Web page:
The internet isn’t about frames and ugly 2-page personal websites anymore

January 16, 2008 at 2:46 pm | Posted in blogging, computers, geeky, internet, opinion, social | 2 Comments
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The fact that this realization still strikes me profound after a few days can only indicate 2 things: 1) that I think too much about the internet, and 2) that my thoughts about the internet are at least 2 years behind everyone else’s. But since we’re on the subject, I might as well share some writings I’ve found by those who don’t suffer from my propensity for lagging behind the times.

Tim O’Reilly, head of O’Reilly Media and one of the most influential figures on the development of the web in the last decade, has the following to say about a certain “collective intelligence” taking hold on the internet:

If an essential part of Web 2.0 is harnessing collective intelligence, turning the web into a kind of global brain, the blogosphere is the equivalent of constant mental chatter in the forebrain, the voice we hear in all of our heads. It may not reflect the deep structure of the brain, which is often unconscious, but is instead the equivalent of conscious thought. And as a reflection of conscious thought and attention, the blogosphere has begun to have a powerful effect.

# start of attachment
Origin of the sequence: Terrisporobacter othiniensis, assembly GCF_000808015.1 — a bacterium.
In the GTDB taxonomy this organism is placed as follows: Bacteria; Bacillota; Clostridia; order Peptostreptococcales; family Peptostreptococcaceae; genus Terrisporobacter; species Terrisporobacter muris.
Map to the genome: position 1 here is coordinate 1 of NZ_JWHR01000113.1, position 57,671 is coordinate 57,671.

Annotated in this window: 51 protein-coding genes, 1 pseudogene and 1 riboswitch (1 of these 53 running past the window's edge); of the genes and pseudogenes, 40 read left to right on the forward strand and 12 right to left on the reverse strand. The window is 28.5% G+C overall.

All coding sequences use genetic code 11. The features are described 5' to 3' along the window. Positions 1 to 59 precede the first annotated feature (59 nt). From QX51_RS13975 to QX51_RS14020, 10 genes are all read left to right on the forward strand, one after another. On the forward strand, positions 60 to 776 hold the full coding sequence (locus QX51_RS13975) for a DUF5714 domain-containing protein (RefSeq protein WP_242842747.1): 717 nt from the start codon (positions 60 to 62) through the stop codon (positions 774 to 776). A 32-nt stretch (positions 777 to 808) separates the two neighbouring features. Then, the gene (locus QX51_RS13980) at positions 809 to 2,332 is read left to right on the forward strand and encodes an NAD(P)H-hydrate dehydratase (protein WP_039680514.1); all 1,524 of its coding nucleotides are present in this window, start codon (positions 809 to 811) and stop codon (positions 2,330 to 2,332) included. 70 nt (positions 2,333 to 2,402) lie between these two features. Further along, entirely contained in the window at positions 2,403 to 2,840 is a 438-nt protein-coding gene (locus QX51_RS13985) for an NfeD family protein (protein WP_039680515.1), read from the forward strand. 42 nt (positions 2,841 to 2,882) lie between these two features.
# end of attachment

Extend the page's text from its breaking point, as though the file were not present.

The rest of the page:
First, because search engines use link structure to help predict useful pages, bloggers, as the most prolific and timely linkers, have a disproportionate role in shaping search engine results. Second, because the blogging community is so highly self-referential, bloggers paying attention to other bloggers magnifies their visibility and power. The “echo chamber” that critics decry is also an amplifier (Link to article here).

“Web 2.0” is the buzzword for what I’ve been trying to place my finger on for the last month–that snazzy, interactive, smooth dynamic feeling of the web as exemplified by sites like flickr, wikipedia, and pretty much everything google has ever made (gmail and google maps being the most well-known ones). Apparently there’s been a conference every year since 2004 to explore how this “new Web” can be made even cooler.

While strictly speaking, Web 2.0 refers to a set of technical innovations and business models, these components are deeply connected with a paradigm of collectivist, highly self-referential content that must also enter into discussion. Continue Reading The internet isn’t about frames and ugly 2-page personal websites anymore…

Old News on the Science Wars

September 24, 2007 at 11:56 pm | Posted in arguments, opinion, philosophical, science, social | 3 Comments